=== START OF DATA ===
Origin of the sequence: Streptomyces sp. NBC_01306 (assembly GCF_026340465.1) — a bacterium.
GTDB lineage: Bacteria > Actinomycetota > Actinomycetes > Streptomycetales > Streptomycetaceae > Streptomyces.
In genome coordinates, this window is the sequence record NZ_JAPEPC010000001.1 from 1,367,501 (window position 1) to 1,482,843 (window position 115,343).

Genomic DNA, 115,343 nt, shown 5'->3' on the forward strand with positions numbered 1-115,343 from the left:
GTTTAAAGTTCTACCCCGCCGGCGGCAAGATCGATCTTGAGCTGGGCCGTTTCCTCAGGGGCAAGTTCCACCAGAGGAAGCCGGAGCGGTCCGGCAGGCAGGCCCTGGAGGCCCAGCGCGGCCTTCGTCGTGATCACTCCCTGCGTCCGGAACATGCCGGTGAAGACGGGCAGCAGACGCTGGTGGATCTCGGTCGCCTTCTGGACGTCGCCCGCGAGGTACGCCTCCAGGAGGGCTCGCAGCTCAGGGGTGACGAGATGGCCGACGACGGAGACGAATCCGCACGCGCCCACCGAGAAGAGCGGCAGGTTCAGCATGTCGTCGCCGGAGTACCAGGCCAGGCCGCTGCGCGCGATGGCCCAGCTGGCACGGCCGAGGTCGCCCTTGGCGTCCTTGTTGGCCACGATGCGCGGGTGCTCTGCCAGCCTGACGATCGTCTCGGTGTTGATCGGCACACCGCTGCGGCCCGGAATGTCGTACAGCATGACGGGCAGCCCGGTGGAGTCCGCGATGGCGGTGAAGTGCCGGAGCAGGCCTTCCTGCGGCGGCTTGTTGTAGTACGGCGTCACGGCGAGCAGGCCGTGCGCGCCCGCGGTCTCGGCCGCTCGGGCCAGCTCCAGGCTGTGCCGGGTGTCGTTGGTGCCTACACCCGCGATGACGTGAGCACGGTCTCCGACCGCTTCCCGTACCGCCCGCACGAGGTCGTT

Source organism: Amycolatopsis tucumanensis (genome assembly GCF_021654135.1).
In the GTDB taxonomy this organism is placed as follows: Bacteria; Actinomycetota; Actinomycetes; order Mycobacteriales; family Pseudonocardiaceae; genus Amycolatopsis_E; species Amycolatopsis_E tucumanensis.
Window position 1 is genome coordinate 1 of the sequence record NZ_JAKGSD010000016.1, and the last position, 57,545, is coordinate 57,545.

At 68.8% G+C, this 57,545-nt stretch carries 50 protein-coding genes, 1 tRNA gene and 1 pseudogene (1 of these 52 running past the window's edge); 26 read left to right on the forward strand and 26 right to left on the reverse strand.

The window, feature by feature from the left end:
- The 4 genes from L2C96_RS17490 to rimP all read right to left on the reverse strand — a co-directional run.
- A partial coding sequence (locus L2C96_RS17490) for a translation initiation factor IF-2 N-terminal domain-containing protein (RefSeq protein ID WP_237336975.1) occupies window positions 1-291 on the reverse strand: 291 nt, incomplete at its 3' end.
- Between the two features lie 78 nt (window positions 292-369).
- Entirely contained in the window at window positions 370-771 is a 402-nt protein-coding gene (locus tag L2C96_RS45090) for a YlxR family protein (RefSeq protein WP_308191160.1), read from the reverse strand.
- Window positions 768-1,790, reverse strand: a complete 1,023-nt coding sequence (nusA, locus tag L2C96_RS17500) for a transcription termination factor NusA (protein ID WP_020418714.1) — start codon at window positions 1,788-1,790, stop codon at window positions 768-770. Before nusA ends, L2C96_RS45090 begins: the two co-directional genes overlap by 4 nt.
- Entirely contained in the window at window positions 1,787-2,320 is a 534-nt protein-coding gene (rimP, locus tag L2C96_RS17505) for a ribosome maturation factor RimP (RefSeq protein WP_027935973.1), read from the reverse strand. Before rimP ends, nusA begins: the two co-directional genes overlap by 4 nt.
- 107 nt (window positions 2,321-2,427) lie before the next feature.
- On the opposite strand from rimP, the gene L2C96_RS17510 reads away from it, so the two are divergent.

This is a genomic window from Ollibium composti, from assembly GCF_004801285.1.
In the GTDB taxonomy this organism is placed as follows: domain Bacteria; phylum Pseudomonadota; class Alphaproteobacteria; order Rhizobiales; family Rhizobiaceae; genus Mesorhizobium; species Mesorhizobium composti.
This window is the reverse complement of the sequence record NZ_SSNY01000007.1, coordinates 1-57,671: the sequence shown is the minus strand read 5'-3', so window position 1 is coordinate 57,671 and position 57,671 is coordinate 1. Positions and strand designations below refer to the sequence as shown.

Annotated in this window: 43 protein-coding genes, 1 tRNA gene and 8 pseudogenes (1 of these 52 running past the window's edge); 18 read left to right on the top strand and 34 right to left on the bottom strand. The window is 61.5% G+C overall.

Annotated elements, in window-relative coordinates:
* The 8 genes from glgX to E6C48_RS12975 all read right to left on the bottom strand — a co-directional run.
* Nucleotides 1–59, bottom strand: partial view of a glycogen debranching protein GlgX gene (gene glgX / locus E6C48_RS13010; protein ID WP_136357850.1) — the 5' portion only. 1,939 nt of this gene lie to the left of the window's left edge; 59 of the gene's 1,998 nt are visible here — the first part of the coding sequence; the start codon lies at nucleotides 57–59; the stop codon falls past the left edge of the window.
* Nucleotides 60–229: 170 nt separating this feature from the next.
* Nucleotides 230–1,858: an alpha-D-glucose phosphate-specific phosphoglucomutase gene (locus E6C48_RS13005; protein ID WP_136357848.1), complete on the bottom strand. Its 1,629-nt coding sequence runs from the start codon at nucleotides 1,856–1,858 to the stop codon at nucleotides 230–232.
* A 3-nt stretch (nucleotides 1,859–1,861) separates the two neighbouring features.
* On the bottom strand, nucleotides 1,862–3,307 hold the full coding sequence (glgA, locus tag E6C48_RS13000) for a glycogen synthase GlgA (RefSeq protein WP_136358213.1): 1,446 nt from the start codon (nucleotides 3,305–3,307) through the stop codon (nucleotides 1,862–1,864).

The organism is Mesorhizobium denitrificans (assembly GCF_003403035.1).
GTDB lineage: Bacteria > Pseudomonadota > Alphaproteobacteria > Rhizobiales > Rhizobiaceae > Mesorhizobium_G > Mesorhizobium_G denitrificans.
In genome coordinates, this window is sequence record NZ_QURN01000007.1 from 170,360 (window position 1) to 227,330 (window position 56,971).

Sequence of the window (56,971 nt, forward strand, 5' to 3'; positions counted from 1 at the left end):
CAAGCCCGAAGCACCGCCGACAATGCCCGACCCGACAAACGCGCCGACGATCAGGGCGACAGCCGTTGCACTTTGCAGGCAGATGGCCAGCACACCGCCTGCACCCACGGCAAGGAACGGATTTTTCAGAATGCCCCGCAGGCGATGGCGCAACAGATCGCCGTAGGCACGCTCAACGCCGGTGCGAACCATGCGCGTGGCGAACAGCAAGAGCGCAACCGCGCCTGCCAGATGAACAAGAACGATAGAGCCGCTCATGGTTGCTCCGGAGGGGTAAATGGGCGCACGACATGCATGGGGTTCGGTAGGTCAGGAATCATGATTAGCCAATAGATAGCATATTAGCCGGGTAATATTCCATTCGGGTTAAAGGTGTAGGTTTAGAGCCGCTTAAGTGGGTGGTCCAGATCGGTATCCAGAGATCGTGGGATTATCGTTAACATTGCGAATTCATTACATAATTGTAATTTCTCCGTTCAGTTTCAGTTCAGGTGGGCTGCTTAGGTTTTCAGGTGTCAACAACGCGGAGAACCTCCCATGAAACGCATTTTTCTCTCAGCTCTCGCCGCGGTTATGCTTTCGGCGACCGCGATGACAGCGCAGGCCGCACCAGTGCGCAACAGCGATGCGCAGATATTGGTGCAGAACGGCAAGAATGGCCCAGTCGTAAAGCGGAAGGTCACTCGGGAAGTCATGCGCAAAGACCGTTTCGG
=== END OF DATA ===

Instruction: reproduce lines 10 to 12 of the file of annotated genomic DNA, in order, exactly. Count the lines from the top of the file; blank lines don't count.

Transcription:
The window, feature by feature from the left end:
- The 4 genes from L2C96_RS17490 to rimP all read right to left on the reverse strand — a co-directional run.
- A partial coding sequence (locus L2C96_RS17490) for a translation initiation factor IF-2 N-terminal domain-containing protein (RefSeq protein ID WP_237336975.1) occupies window positions 1-291 on the reverse strand: 291 nt, incomplete at its 3' end.